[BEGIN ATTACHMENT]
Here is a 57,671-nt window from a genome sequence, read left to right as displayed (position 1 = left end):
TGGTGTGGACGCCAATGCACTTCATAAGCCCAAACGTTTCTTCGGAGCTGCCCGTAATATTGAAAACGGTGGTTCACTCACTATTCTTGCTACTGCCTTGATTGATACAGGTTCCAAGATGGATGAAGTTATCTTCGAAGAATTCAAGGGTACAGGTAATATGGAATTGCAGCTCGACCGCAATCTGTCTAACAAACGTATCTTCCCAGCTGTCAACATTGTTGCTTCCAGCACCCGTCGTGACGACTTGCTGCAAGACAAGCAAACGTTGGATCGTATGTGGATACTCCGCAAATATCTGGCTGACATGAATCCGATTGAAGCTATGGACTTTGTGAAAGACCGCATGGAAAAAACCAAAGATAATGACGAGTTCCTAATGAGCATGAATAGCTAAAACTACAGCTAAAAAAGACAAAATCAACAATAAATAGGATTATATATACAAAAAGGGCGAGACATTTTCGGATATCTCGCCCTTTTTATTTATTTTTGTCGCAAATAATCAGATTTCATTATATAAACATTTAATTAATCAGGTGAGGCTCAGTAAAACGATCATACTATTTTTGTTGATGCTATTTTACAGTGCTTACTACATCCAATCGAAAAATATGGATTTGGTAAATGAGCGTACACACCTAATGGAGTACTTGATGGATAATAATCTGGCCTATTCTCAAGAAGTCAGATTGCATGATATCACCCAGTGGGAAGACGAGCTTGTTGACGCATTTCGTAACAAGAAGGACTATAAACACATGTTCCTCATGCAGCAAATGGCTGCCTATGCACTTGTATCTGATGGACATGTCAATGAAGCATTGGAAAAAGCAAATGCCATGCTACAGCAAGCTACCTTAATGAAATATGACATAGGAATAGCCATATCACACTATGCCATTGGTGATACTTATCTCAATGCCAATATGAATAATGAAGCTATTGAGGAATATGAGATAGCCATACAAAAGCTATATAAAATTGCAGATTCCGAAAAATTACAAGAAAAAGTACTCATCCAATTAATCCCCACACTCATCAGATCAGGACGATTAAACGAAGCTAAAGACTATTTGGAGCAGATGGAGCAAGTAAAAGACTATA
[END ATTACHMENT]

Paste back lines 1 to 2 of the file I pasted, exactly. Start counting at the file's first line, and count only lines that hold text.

Here is a 57,671-nt window from a genome sequence, read left to right as displayed (position 1 = left end):
TGGTGTGGACGCCAATGCACTTCATAAGCCCAAACGTTTCTTCGGAGCTGCCCGTAATATTGAAAACGGTGGTTCACTCACTATTCTTGCTACTGCCTTGATTGATACAGGTTCCAAGATGGATGAAGTTATCTTCGAAGAATTCAAGGGTACAGGTAATATGGAATTGCAGCTCGACCGCAATCTGTCTAACAAACGTATCTTCCCAGCTGTCAACATTGTTGCTTCCAGCACCCGTCGTGACGACTTGCTGCAAGACAAGCAAACGTTGGATCGTATGTGGATACTCCGCAAATATCTGGCTGACATGAATCCGATTGAAGCTATGGACTTTGTGAAAGACCGCATGGAAAAAACCAAAGATAATGACGAGTTCCTAATGAGCATGAATAGCTAAAACTACAGCTAAAAAAGACAAAATCAACAATAAATAGGATTATATATACAAAAAGGGCGAGACATTTTCGGATATCTCGCCCTTTTTATTTATTTTTGTCGCAAATAATCAGATTTCATTATATAAACATTTAATTAATCAGGTGAGGCTCAGTAAAACGATCATACTATTTTTGTTGATGCTATTTTACAGTGCTTACTACATCCAATCGAAAAATATGGATTTGGTAAATGAGCGTACACACCTAATGGAGTACTTGATGGATAATAATCTGGCCTATTCTCAAGAAGTCAGATTGCATGATATCACCCAGTGGGAAGACGAGCTTGTTGACGCATTTCGTAACAAGAAGGACTATAAACACATGTTCCTCATGCAGCAAATGGCTGCCTATGCACTTGTATCTGATGGACATGTCAATGAAGCATTGGAAAAAGCAAATGCCATGCTACAGCAAGCTACCTTAATGAAATATGACATAGGAATAGCCATATCACACTATGCCATTGGTGATACTTATCTCAATGCCAATATGAATAATGAAGCTATTGAGGAATATGAGATAGCCATACAAAAGCTATATAAAATTGCAGATTCCGAAAAATTACAAGAAAAAGTACTCATCCAATTAATCCCCACACTCATCAGATCAGGACGATTAAACGAAGCTAAAGACTATTTGGAGCAGATGGAGCAAGTAAAAGACTATA